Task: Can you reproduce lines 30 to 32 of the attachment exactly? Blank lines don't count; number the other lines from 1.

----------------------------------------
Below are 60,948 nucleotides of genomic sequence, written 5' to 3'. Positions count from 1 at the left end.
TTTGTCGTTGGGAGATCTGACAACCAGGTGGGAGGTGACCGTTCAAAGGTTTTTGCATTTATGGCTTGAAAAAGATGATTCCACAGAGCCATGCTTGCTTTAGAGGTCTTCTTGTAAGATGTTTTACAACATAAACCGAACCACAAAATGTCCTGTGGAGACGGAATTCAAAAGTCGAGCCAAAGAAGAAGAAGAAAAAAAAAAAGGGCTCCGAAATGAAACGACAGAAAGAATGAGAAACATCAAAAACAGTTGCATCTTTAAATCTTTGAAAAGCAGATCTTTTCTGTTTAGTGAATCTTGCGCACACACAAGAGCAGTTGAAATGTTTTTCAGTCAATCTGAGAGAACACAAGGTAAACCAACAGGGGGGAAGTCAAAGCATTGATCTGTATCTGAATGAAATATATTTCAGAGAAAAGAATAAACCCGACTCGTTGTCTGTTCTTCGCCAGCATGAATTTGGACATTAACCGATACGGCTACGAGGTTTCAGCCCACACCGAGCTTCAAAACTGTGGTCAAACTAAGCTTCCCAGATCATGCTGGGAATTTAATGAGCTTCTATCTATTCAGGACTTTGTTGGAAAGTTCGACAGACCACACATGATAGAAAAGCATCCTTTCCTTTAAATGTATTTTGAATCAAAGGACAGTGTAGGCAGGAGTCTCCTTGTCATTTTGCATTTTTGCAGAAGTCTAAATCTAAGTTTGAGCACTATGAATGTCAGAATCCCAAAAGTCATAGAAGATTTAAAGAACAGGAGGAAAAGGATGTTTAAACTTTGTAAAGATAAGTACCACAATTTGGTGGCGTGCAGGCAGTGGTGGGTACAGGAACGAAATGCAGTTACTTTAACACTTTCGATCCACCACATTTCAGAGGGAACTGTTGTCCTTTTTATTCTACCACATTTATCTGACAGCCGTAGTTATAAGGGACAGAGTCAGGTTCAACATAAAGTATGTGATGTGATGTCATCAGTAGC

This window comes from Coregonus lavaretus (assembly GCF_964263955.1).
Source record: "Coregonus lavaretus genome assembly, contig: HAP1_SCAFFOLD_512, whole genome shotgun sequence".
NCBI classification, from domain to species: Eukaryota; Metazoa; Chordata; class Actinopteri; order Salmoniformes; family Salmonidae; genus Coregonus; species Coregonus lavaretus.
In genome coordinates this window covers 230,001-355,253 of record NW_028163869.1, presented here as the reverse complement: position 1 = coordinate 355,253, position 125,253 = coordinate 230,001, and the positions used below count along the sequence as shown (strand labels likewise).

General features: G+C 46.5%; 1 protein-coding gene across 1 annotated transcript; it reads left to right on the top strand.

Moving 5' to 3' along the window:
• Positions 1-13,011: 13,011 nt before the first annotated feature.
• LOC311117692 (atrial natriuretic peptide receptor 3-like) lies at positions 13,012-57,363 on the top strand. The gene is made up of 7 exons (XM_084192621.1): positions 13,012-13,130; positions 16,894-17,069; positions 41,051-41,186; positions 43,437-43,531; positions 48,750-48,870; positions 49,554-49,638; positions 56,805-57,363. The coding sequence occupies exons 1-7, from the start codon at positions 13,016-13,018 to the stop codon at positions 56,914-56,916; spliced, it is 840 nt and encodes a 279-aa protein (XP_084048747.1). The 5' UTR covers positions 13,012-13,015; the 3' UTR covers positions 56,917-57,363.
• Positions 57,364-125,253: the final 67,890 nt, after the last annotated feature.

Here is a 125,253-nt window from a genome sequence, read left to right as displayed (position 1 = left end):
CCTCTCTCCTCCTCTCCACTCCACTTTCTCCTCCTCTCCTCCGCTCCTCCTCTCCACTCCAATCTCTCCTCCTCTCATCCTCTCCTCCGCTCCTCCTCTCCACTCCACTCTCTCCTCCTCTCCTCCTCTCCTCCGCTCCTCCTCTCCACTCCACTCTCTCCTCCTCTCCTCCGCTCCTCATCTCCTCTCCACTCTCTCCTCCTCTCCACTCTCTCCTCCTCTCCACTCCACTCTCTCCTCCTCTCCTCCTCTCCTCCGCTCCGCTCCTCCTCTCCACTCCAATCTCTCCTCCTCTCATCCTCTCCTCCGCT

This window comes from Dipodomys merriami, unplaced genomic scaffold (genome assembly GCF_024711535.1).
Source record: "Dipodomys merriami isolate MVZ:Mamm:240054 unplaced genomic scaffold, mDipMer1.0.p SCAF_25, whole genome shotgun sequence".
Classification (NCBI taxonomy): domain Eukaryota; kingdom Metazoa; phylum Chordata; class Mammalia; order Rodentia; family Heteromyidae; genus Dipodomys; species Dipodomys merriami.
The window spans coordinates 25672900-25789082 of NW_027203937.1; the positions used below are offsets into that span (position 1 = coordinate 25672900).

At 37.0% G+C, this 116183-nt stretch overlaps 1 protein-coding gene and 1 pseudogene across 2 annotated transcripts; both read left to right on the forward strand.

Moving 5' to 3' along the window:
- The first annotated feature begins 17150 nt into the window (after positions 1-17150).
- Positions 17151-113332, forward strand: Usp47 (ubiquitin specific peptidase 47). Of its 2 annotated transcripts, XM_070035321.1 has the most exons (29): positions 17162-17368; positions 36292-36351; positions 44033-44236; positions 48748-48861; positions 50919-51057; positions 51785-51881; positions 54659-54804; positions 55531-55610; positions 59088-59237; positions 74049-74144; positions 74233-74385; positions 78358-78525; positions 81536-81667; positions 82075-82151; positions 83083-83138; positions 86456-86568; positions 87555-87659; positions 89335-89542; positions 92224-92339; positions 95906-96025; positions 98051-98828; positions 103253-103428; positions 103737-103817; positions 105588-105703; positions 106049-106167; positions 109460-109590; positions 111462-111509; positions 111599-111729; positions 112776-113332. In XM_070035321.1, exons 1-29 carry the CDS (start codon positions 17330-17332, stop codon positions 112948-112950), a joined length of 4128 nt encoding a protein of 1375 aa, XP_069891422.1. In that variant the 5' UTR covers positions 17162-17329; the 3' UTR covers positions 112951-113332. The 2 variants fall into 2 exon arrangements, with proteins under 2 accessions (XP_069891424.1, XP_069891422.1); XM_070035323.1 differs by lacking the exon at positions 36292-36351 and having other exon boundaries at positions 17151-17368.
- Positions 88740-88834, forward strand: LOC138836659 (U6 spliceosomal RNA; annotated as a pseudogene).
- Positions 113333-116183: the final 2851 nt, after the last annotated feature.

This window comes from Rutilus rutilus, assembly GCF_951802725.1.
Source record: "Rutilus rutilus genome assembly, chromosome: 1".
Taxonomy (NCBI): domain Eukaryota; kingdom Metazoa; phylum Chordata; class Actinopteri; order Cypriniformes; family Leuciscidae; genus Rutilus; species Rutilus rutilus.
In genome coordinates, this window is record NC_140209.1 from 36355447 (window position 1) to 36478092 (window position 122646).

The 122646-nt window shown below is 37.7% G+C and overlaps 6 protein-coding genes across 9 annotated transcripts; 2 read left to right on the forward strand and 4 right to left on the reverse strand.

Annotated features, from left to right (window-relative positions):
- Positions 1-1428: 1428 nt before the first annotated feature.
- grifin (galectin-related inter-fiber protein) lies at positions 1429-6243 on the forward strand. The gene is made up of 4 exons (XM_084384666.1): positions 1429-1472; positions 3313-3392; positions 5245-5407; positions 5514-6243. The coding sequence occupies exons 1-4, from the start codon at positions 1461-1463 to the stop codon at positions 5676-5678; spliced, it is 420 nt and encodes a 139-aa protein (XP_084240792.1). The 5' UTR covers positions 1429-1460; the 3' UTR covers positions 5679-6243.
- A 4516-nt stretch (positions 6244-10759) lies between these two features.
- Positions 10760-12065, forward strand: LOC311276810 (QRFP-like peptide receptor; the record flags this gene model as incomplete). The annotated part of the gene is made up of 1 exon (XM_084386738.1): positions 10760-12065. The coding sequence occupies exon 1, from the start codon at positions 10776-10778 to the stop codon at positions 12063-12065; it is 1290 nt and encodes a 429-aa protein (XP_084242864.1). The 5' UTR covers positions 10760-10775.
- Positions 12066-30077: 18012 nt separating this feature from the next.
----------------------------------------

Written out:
- Positions 1-1428: 1428 nt before the first annotated feature.
- grifin (galectin-related inter-fiber protein) lies at positions 1429-6243 on the forward strand. The gene is made up of 4 exons (XM_084384666.1): positions 1429-1472; positions 3313-3392; positions 5245-5407; positions 5514-6243. The coding sequence occupies exons 1-4, from the start codon at positions 1461-1463 to the stop codon at positions 5676-5678; spliced, it is 420 nt and encodes a 139-aa protein (XP_084240792.1). The 5' UTR covers positions 1429-1460; the 3' UTR covers positions 5679-6243.
- A 4516-nt stretch (positions 6244-10759) lies between these two features.